New inquiry: Deterrence in the 21st century

23 July 2013

The Defence Committee today announces a new inquiry into the deterrence in the 21st century.
This inquiry is the fourth of a series which have evolved from our inquiry Towards the next Defence and Security Review. These cover a number of significant strands which the Committee believe would benefit from further Defence Committee consideration.

The context in which deterrence must operate has changed in recent years with the diminution in some former threats and the emergence of new ones, but in its widest sense the concept of deterrence remains as important as ever. The Committee will examine:

The concept of deterrence

  • Definitions
  • Where deterrence sits in the continuum stretching from influence to intervention

The climate in which deterrence must operate and how it has changed

The targets of deterrence

  • Is every threat potentially deterrable?

The different levels of deterrence, when each might be appropriate, and the likely efficacy of each

  • nuclear deterrence
  • deterrence though conventional forces
  • the link between the two
  • The significance of Ballistic Missile Deterrence
  • deterrence by protection of potential targets
  • The cyber dimension

The importance of credibility

  • The sufficiency of the means
  • The sufficiency of the will and of the ways in which it is expressed
  • Communication of the message, including to the target

How the UK Armed Forces currently contribute to deterrence and how this contribution can be improved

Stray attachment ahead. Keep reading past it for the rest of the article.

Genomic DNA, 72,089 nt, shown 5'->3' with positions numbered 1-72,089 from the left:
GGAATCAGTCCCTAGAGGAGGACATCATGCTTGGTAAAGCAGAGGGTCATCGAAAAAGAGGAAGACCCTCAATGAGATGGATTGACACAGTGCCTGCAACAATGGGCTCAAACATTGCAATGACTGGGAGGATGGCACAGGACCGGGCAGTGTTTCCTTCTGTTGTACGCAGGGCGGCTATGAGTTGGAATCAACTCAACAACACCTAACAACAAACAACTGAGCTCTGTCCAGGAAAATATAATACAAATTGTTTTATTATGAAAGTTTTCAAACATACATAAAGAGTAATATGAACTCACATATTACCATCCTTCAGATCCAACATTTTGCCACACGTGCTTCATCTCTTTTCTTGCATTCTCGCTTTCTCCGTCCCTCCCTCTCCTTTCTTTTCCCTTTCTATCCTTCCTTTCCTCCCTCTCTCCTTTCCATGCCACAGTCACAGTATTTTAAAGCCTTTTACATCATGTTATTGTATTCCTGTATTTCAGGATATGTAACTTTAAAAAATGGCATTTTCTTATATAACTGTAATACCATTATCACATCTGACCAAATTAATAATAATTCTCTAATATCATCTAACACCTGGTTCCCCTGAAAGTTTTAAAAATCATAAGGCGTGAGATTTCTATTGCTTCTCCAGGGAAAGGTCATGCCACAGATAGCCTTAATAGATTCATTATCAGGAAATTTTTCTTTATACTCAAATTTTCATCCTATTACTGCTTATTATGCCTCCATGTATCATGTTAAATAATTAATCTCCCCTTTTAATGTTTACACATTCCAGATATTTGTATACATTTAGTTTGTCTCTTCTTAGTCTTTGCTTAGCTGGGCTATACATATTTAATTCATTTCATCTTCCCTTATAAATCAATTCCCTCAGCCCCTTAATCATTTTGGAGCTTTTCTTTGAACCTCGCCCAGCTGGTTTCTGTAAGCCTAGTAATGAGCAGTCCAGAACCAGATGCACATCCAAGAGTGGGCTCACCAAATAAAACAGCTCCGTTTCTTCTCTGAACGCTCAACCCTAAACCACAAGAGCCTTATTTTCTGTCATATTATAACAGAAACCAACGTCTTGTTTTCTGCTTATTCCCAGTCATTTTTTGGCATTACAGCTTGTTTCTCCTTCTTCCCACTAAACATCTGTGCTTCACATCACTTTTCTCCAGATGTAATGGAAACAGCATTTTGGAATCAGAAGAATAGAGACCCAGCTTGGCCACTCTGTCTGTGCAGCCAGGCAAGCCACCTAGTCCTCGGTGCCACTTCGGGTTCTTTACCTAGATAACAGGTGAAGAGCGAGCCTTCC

How deterrence can be expected to change in future

The Committee would welcome written evidence to the inquiry. This should be sent to the Clerk of the Defence Committee by Friday 27 September 2013.

Submission of written evidence should:

Submissions can also be sent by post to Defence Committee, House of Commons, London, SW1A 0AA.

Individuals and organisations interested in submitting written evidence to the Committee may find the Commons: Guide for Witnesses particularly useful.

Please also note that:

  • Material already published elsewhere should not form the basis of a submission, but may be referred to within written evidence, in which case a hard copy of the published work should be included. If a number of published documents are sent to accompany written evidence, these should be listed in the covering email.
  • Written evidence submitted must be kept confidential until published by the Committee, unless publication by the person or organization submitting it is specifically authorised.
  • Once submitted, evidence is the property of the Committee. The Committee normally, though not always, chooses to make public the written evidence it receives, by publishing it on the internet (where it will be searchable), by printing it or by making it available through the Parliamentary Archives. If there is any information you believe to be sensitive you should highlight it and explain what harm you believe would result from its disclosure. The Committee will take this into account in deciding whether to publish or further disclose the evidence.
  • It would be helpful, for Data Protection purposes, if individuals wishing to submit written evidence send their contact details separately in a covering letter. You should be aware that there may be circumstances in which the House of Commons will be required to communicate information to third parties on request, in order to comply with its obligations under the Freedom of Information Act 2000.
  • Select Committees are unable to investigate individual cases.

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